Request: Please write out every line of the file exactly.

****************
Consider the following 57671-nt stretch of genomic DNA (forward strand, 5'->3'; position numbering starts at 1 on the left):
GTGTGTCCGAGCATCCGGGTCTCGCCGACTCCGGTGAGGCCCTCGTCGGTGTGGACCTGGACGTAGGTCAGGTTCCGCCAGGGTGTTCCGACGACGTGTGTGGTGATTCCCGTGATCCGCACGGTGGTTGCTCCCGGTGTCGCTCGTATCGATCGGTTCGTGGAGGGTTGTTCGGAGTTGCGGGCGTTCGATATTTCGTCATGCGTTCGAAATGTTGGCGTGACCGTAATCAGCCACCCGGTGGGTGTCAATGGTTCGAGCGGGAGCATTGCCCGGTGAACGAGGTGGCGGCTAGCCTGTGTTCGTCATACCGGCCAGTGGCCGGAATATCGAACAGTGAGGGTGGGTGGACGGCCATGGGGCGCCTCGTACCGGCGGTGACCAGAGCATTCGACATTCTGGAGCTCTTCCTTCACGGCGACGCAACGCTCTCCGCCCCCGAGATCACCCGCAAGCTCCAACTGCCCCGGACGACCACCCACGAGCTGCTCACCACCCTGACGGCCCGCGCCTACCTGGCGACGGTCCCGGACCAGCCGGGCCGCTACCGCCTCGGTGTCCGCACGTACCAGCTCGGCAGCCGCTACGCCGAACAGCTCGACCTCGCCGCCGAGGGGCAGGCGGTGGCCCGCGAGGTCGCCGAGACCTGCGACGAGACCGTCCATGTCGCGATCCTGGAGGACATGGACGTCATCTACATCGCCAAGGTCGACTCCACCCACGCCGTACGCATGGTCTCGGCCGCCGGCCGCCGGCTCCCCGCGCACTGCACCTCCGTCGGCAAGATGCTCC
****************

Consider the following 57671-nt stretch of genomic DNA (forward strand, 5'->3'; position numbering starts at 1 on the left):
GTGTGTCCGAGCATCCGGGTCTCGCCGACTCCGGTGAGGCCCTCGTCGGTGTGGACCTGGACGTAGGTCAGGTTCCGCCAGGGTGTTCCGACGACGTGTGTGGTGATTCCCGTGATCCGCACGGTGGTTGCTCCCGGTGTCGCTCGTATCGATCGGTTCGTGGAGGGTTGTTCGGAGTTGCGGGCGTTCGATATTTCGTCATGCGTTCGAAATGTTGGCGTGACCGTAATCAGCCACCCGGTGGGTGTCAATGGTTCGAGCGGGAGCATTGCCCGGTGAACGAGGTGGCGGCTAGCCTGTGTTCGTCATACCGGCCAGTGGCCGGAATATCGAACAGTGAGGGTGGGTGGACGGCCATGGGGCGCCTCGTACCGGCGGTGACCAGAGCATTCGACATTCTGGAGCTCTTCCTTCACGGCGACGCAACGCTCTCCGCCCCCGAGATCACCCGCAAGCTCCAACTGCCCCGGACGACCACCCACGAGCTGCTCACCACCCTGACGGCCCGCGCCTACCTGGCGACGGTCCCGGACCAGCCGGGCCGCTACCGCCTCGGTGTCCGCACGTACCAGCTCGGCAGCCGCTACGCCGAACAGCTCGACCTCGCCGCCGAGGGGCAGGCGGTGGCCCGCGAGGTCGCCGAGACCTGCGACGAGACCGTCCATGTCGCGATCCTGGAGGACATGGACGTCATCTACATCGCCAAGGTCGACTCCACCCACGCCGTACGCATGGTCTCGGCCGCCGGCCGCCGGCTCCCCGCGCACTGCACCTCCGTCGGCAAGATGCTCC